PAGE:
Epigenome Dynamics and Reader Proteins in Cardiomyocyte Development and Heart Failure

  • Lutz HeinEmail author
Part of the Cardiac and Vascular Biology book series (Abbreviated title: Card. vasc. biol.)


Epigenetic mechanisms are essential for cardiomyocyte function and adaptation in development, postnatal growth, and during cardiac remodeling in heart failure. Recent advances in the identification of cell-type-specific markers have facilitated the development of techniques to purify cardiomyocytes and their nuclei from intact heart tissue and to study DNA methylation and posttranslational histone modifications on a genome-wide basis. Cardiomyocyte development and postnatal maturation were accompanied by DNA demethylation of gene bodies of sarcomeric genes until adulthood. Genes that are expressed during the fetal period were also demethylated but were postnatally repressed by trimethylation of histone 3 at lysine 27 (developmental genes) or by de novo DNA methylation mediated by DNA methyltransferases 3A/3B (fetal sarcomeric genes). Dynamic changes in DNA methylation and histone modifications can be recognized by specialized “reader” proteins which modulate cardiomyocyte function. Future studies will be important to unravel the complex interplay between epigenetic modifications of DNA and histones and to identify the involved signaling pathways.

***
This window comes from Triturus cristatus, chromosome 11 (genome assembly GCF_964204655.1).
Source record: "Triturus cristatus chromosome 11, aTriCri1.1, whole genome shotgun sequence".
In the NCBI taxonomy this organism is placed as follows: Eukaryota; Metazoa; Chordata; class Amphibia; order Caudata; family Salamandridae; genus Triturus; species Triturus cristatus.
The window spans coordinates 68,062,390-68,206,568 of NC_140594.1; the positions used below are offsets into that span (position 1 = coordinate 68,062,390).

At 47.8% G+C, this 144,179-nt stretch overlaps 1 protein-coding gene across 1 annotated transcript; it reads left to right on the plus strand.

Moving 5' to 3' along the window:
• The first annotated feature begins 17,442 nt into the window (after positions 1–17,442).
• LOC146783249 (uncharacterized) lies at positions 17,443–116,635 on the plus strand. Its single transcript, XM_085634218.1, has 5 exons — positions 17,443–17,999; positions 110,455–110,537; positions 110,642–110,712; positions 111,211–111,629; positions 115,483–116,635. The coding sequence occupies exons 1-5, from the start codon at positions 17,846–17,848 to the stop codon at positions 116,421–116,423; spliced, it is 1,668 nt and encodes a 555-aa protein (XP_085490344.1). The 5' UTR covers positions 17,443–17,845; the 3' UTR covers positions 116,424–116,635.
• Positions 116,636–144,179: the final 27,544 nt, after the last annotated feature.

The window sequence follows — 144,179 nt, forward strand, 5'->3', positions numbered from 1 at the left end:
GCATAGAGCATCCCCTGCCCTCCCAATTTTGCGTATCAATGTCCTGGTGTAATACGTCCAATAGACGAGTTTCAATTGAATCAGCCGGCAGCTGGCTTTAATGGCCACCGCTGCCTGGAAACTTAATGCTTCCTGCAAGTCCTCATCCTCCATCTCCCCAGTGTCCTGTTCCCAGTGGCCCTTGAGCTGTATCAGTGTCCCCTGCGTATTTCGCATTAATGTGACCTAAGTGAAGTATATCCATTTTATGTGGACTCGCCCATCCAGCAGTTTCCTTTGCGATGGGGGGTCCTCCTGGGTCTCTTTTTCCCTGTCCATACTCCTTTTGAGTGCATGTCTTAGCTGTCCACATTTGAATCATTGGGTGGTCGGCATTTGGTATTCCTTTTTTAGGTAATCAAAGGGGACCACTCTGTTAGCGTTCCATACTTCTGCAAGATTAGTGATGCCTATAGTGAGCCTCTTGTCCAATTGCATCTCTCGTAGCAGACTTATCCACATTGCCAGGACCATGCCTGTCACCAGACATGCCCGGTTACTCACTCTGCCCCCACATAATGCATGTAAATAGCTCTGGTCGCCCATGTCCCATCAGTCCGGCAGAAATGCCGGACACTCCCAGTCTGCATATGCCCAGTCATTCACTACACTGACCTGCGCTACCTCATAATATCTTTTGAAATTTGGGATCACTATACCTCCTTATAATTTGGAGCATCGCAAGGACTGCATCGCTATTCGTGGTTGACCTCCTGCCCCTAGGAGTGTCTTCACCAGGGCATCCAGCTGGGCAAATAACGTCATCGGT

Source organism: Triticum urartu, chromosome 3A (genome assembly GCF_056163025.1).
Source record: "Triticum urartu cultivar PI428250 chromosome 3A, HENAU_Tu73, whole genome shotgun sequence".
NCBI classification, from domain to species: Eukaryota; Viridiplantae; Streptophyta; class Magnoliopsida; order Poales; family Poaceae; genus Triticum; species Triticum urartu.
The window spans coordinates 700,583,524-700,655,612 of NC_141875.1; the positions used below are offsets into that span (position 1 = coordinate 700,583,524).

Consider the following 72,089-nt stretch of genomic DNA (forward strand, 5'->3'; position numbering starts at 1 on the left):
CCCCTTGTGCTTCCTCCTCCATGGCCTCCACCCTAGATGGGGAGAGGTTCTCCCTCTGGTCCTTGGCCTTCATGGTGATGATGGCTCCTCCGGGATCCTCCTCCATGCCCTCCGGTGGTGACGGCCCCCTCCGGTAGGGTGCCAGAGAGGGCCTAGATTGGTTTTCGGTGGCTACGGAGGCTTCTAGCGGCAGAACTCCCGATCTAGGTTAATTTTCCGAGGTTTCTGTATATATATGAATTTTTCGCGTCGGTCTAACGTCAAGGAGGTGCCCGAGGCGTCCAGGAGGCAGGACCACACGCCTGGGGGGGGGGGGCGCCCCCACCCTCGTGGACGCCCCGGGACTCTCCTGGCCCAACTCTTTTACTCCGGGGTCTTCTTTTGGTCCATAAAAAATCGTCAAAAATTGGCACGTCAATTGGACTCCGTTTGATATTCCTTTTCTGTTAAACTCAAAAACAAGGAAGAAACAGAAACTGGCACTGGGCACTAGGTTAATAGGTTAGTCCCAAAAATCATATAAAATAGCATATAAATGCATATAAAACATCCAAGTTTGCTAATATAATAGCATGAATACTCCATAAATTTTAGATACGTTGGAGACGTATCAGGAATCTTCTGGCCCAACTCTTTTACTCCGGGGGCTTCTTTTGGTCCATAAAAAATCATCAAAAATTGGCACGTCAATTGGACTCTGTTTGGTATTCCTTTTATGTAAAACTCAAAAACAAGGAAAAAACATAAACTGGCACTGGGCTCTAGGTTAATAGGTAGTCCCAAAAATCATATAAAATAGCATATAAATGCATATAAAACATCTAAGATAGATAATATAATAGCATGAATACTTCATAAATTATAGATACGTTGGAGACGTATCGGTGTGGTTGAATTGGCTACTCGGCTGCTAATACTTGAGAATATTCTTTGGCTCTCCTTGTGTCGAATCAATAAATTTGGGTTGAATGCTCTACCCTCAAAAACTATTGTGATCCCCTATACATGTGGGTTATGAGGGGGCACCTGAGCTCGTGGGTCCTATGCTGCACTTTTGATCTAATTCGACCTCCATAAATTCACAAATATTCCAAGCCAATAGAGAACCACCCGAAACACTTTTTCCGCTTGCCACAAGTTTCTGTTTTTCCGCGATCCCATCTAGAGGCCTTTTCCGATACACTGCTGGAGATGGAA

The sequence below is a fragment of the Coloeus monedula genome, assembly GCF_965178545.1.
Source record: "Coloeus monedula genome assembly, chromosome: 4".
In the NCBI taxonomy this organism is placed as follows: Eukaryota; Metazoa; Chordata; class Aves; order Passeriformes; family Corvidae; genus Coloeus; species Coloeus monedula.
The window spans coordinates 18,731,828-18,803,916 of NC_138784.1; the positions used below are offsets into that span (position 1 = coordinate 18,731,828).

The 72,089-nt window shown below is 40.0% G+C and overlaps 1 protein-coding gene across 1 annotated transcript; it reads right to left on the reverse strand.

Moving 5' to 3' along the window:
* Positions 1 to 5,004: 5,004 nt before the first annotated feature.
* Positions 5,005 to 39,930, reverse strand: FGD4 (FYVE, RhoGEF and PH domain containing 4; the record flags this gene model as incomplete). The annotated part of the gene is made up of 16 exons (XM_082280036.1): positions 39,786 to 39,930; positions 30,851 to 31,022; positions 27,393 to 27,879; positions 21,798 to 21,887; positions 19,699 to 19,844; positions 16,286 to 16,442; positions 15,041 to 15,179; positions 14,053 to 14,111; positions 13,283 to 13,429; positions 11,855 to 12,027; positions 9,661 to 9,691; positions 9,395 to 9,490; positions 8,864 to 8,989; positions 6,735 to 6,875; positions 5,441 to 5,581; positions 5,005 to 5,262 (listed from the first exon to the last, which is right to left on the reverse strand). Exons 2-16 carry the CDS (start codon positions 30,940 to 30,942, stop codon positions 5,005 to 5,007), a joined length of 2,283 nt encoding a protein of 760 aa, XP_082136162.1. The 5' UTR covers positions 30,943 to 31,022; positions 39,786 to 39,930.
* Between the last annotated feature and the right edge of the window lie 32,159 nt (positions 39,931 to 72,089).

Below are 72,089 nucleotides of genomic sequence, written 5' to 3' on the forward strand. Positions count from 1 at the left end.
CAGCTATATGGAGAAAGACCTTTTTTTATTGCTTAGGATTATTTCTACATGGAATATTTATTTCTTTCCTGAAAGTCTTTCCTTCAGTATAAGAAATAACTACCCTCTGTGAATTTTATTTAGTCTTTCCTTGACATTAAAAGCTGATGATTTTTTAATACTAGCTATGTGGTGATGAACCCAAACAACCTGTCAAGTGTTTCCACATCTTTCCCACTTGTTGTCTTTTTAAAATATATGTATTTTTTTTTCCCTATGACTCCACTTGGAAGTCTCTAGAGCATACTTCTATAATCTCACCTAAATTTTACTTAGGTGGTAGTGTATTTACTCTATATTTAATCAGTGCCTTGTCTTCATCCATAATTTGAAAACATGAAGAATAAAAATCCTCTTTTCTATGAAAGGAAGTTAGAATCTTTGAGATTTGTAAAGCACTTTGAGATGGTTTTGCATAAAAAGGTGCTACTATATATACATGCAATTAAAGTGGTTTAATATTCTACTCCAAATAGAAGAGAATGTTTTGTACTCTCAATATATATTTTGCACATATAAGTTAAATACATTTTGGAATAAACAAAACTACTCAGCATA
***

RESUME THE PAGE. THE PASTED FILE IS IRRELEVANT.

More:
Histone Modification Gene Body Rett Syndrome Histone Mark Transverse Aortic Constriction 
These keywords were added by machine and not by the authors. This process is experimental and the keywords may be updated as the learning algorithm improves.


Sources of Funding

This work was supported by the Deutsche Forschungsgemeinschaft SFB 992 (Medical Epigenetics, project B03) and the BIOSS Centre for Biological Signalling Studies.

Conflict of Interest

The authors declare that they have no conflict of interest.


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© Springer International Publishing Switzerland 2016

Authors and Affiliations

  1. 1.Institute of Experimental and Clinical Pharmacology and ToxicologyUniversity of FreiburgFreiburgGermany
  2. 2.BIOSS Centre for Biological Signalling StudiesUniversity of FreiburgFreiburgGermany

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